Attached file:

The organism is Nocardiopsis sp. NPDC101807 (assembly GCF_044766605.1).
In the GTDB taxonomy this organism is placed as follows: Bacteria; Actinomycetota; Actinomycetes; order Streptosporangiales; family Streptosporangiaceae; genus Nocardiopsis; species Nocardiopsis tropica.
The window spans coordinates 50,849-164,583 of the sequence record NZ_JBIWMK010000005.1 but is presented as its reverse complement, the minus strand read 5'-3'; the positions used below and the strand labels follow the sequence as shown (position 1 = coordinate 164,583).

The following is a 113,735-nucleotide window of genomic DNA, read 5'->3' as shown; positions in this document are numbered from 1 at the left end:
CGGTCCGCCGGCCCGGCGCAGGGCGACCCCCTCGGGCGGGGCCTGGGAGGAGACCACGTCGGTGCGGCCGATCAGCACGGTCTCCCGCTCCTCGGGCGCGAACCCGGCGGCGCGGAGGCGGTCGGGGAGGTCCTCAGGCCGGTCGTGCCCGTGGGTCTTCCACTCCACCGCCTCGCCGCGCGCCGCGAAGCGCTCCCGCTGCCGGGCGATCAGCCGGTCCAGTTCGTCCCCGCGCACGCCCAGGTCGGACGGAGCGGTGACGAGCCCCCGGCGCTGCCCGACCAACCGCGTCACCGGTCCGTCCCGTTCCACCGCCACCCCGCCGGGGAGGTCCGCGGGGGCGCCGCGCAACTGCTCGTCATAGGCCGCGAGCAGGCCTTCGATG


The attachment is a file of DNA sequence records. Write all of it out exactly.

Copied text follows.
The organism is Nocardiopsis sp. NPDC101807 (assembly GCF_044766605.1).
In the GTDB taxonomy this organism is placed as follows: Bacteria; Actinomycetota; Actinomycetes; order Streptosporangiales; family Streptosporangiaceae; genus Nocardiopsis; species Nocardiopsis tropica.
The window spans coordinates 50,849-164,583 of the sequence record NZ_JBIWMK010000005.1 but is presented as its reverse complement, the minus strand read 5'-3'; the positions used below and the strand labels follow the sequence as shown (position 1 = coordinate 164,583).

The following is a 113,735-nucleotide window of genomic DNA, read 5'->3' as shown; positions in this document are numbered from 1 at the left end:
CGGTCCGCCGGCCCGGCGCAGGGCGACCCCCTCGGGCGGGGCCTGGGAGGAGACCACGTCGGTGCGGCCGATCAGCACGGTCTCCCGCTCCTCGGGCGCGAACCCGGCGGCGCGGAGGCGGTCGGGGAGGTCCTCAGGCCGGTCGTGCCCGTGGGTCTTCCACTCCACCGCCTCGCCGCGCGCCGCGAAGCGCTCCCGCTGCCGGGCGATCAGCCGGTCCAGTTCGTCCCCGCGCACGCCCAGGTCGGACGGAGCGGTGACGAGCCCCCGGCGCTGCCCGACCAACCGCGTCACCGGTCCGTCCCGTTCCACCGCCACCCCGCCGGGGAGGTCCGCGGGGGCGCCGCGCAACTGCTCGTCATAGGCCGCGAGCAGGCCTTCGATG